A CHRISTIAN man in Iraq creates miniature replicas of statues destroyed by Islamic State when they overran the 3,000-year-old Assyrian city of Nimrud in 2014..
(photo credit: REUTERS)
It was perhaps one of the stranger invitations ever extended to an Orthodox Jew, even one like myself who works deeply in Jewish-Christian relations. Did I want to be a representative of Israel and the Jewish People at a historic event in the history of the Assyrian Church of the East? I struggled to understand the details. The Church was ordaining two men to the priesthood here in Israel – the Holy Land – for the first time in 800 years. Did I want to attend? And so I found myself wandering the Church of the Holy Sepulchre far too early on a Sunday morning, awkwardly dodging Copts at prayer and tourists taking pictures, on the lookout for Assyrians.
We Jews know our own story well – occupation, persecution, exile, genocide, but always remembering and believing in the promise of rebirth and return that we were finally granted to witness in our time, with our language, our culture and our homeland.
We are proud of how our peoples’ history has helped to nourish the quest for liberation of other peoples. Most famously, we remember how African Americans drew inspiration from the story of our liberation from slavery in Egypt, and how our biblical history helped to change the ways that people could imagine their own futures. Our challenge now, however, is to recognize how also the modern story of our people can do the same, to inspire and encourage other endangered religions and ethnic minorities in the world today.
Assyrian Christians in Iraq have suffered relentless attacks. Churches have been bombed over and over again. Christians in some areas have been offered the choice of conversion, the payment of a heavy tax or execution. Women have been kidnapped. Property has been burned. The ancient Assyrian city of Nimrud has been bulldozed. Their Church is fractured.
Their language is not spoken by many of their young people in diaspora. Assyrian Christians look with hope toward the Nineveh Plains both as the historical homeland of their people and for a safe future for their people, where the integrity and security of Iraq’s indigenous minorities can be maintained. Sound familiar? It should.
The visitors waved Assyrian flags and sang “Hallelujah” while the two men who were to become priests carried heavy wooden crosses in procession through the Old City to St. Mark’s Syriac Orthodox church, where the ceremony was to take place. I was overwhelmed by the image of all they carried with them – the historical burden of a deeply splintered religion and a people who were almost wiped out, the weight of a community driven into diaspora by persecution, of a nation struggling to maintain continuity and memory into the next generation.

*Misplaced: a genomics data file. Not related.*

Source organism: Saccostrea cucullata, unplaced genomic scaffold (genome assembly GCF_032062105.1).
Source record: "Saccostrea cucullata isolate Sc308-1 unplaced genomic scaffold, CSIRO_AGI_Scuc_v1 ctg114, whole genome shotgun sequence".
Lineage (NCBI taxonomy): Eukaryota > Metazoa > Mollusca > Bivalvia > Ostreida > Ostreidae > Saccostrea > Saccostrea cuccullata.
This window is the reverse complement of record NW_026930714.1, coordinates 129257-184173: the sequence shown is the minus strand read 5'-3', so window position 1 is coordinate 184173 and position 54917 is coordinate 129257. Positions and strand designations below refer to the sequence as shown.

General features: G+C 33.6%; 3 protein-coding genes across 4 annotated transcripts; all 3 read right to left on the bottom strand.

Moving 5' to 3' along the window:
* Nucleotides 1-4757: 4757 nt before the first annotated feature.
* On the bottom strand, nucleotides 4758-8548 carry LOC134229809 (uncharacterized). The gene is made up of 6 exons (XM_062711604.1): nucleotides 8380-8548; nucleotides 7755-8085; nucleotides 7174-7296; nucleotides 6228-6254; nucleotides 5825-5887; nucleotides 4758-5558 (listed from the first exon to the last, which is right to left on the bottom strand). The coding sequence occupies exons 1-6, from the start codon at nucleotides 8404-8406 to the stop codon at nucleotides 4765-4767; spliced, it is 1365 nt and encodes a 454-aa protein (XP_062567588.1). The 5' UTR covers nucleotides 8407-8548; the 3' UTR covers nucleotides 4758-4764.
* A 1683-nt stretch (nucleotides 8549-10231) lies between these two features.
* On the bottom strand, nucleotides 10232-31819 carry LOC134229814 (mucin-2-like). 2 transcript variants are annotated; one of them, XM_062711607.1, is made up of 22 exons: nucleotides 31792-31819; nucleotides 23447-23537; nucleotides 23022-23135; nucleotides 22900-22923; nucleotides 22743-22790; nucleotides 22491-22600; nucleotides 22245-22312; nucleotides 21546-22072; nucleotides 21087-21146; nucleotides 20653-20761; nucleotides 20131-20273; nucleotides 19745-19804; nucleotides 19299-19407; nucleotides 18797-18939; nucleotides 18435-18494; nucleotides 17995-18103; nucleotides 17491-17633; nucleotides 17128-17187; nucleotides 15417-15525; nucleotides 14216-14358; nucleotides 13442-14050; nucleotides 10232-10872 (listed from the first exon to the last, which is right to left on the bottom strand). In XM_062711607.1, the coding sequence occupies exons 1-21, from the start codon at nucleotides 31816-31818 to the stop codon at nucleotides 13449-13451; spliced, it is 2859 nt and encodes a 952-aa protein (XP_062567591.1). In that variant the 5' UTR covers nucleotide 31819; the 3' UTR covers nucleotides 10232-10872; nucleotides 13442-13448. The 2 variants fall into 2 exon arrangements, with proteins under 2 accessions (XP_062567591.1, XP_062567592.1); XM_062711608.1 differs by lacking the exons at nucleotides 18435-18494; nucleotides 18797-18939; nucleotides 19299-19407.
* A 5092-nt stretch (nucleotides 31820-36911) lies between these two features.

People took me aside at the church that day in Jerusalem, eager to tell me how much they love Israel. How much their Assyrian nation looks to ours. How their family helped to hide and then smuggle Jews out of Iraq. How they were welcomed so warmly everywhere they went in Israel. How finally their Church had come to be reconnected with its roots in the Holy Land.
The Bible’s call to be a “light to the nations” is not just a theological construct, a biblical ideal, or exemplified by sending scientific expertise to Africa. It is also a challenge, with our return to our Land and the rebirth of our Jewish People, to be able to identify with, strengthen and encourage other oppressed ethno- religious minorities.
When I spoke to the organizers before the event, we discussed how we would recognize one another that day. Don’t worry, I said – when you see the person who most obviously doesn’t belong, that will be me. We both laughed. And yet, perhaps that wasn’t as true as I thought, as a Jew among Assyrians.
It was a morning rich in unfamiliar smells and sights, but it is two notable sounds I will carry with me from the day the Assyrian Church of the East re-established its connection to the Holy Land after 800 years. One is that of joyful prayer in an ancient tongue so close to Hebrew that even the little Aramaic of the Passover Seder proved useful in understanding it. The other is the relentless, gentle noise of adults weeping.The writer is the director for the Israel Center for Jewish-Christian Relations and an Associate Fellow at the Philos Project. She can be contacted at firstname.lastname@example.org.
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